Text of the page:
CBT Corporate Tax Ranking 2012

The UK coalition government aims “to create the most competitive corporate tax regime in the G20, while protecting manufacturing industries.” In a 2011 report, we assessed how close the government was to achieving its objective. Updating our research to 2012 indicates that the UK’s rankings with respect to the G20 have changed little, despite a reduction in the corporation tax rate of 2 percentage points. This is partly because other countries have also reduced their rates, but also because the reduction in the UK rate has not yet been very large.

Our 2012 report also compares the UK with other OECD countries. The results of this comparison show the UK in a less flattering light. The UK ranks 22nd out of 33 OECD countries for a measure of the effective average tax rate (EATR), and 31st out of 33 for a measure of the effective marginal tax rate (EMTR). These poor rankings are mostly due to the lack of generosity of allowances for capital expenditure: amongst the 33 OECD countries, only Chile has less generous allowances. But in addition the UK’s tax rate is relatively high when compared to OECD countries. The UK’s tax rate of 26% at the beginning of 2012 was only the 17th lowest rate in the OECD.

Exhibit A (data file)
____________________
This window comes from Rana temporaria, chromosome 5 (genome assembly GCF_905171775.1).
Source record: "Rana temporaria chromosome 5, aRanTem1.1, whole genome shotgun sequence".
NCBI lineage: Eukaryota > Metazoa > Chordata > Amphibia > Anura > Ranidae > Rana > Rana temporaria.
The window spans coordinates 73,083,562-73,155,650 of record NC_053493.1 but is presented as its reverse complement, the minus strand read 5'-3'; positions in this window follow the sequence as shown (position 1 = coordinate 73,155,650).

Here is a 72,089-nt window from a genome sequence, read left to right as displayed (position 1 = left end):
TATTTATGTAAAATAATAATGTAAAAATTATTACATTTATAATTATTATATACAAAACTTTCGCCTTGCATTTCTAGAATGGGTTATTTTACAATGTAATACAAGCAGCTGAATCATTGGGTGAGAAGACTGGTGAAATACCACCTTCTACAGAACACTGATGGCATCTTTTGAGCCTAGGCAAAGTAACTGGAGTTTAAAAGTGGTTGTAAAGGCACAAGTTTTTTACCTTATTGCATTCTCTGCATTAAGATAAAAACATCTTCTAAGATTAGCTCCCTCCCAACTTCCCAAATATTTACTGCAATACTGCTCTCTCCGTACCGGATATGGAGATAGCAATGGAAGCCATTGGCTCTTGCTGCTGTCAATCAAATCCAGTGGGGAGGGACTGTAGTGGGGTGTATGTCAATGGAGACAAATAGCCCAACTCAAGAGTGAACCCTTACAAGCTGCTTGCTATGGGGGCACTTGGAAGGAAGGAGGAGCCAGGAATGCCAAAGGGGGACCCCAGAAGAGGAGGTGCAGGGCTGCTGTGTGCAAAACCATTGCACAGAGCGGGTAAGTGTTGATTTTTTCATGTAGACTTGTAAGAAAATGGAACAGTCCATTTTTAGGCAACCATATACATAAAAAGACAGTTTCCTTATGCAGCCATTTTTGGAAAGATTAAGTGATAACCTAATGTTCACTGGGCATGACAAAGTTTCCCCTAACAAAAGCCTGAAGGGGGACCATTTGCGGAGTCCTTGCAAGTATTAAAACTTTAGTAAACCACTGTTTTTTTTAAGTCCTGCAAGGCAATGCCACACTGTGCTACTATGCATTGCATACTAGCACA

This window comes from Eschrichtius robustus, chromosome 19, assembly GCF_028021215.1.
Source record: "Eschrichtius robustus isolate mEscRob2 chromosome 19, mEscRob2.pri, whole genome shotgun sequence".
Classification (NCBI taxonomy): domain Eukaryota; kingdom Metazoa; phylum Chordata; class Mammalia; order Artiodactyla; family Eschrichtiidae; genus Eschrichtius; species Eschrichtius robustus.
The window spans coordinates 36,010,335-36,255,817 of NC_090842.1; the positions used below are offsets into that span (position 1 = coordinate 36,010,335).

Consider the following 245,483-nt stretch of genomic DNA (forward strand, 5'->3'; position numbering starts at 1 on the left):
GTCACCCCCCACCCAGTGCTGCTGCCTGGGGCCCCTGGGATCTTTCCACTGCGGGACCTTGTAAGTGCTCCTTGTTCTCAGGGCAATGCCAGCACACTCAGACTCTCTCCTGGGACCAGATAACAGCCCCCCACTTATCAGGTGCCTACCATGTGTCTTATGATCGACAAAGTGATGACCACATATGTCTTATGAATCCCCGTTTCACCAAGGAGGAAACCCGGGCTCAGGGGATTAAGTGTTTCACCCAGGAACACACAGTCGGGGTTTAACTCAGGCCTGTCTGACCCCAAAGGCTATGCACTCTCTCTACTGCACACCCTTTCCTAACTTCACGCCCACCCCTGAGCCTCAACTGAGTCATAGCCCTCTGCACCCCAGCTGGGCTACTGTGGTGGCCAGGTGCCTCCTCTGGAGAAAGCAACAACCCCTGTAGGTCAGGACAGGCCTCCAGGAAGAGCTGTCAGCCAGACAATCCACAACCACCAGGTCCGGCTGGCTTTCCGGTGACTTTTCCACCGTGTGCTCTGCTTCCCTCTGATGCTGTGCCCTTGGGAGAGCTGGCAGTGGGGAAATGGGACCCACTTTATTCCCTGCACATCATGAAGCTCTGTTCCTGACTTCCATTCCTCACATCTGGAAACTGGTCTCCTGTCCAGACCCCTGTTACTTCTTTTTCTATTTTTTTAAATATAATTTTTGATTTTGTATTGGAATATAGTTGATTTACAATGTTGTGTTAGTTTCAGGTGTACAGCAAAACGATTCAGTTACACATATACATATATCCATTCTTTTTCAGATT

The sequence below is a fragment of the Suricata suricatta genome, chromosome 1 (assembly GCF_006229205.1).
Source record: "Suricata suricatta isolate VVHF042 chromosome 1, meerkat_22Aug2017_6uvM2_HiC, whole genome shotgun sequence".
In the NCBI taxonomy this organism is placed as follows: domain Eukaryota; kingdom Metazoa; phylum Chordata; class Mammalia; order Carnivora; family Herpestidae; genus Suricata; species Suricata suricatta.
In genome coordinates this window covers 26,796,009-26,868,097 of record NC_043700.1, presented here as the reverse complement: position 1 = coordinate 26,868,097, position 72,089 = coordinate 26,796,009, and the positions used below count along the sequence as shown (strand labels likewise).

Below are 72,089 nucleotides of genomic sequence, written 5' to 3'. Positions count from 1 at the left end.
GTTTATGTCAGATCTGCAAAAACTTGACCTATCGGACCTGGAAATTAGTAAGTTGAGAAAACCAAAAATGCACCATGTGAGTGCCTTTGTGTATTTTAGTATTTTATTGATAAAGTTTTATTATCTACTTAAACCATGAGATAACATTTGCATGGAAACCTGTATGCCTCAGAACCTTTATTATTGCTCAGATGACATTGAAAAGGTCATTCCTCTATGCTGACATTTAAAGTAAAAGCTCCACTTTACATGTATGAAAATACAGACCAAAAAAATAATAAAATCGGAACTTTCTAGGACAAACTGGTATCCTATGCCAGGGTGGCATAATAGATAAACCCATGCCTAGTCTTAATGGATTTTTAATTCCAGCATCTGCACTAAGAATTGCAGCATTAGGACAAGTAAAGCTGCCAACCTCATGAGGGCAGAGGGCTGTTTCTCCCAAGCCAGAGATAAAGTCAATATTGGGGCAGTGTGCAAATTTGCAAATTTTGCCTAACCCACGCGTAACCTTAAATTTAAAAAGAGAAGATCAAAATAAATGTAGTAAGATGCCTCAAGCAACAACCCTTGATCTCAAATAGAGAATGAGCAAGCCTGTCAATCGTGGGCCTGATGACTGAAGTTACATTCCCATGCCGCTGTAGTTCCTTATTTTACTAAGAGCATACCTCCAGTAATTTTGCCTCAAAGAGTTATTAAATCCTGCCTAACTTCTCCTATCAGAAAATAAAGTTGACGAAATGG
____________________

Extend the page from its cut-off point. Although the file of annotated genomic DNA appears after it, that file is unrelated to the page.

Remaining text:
This report also documents reforms that have been enacted and proposed in G20 and OECD countries in 2011, 2012 and up to 2015. Taking into account such reforms indicates that even after the implementation of the planned cuts to corporation tax, the UK will not be particularly competitive relative to other countries in the G20 and OECD.

The economic and financial crisis may have given renewed impetus to competitive pressures between countries to reduce effective rates of corporation tax. Comparing the spate of recent reforms to similar reforms over the last thirty years, we find that the number and size of recent reforms is consistent with earlier periods. Rates of corporation tax have been declining for 30 years, and this decline is continuing. However, there is some evidence of a greater response to competitive pressures amongst G7 countries.

Michael Devereux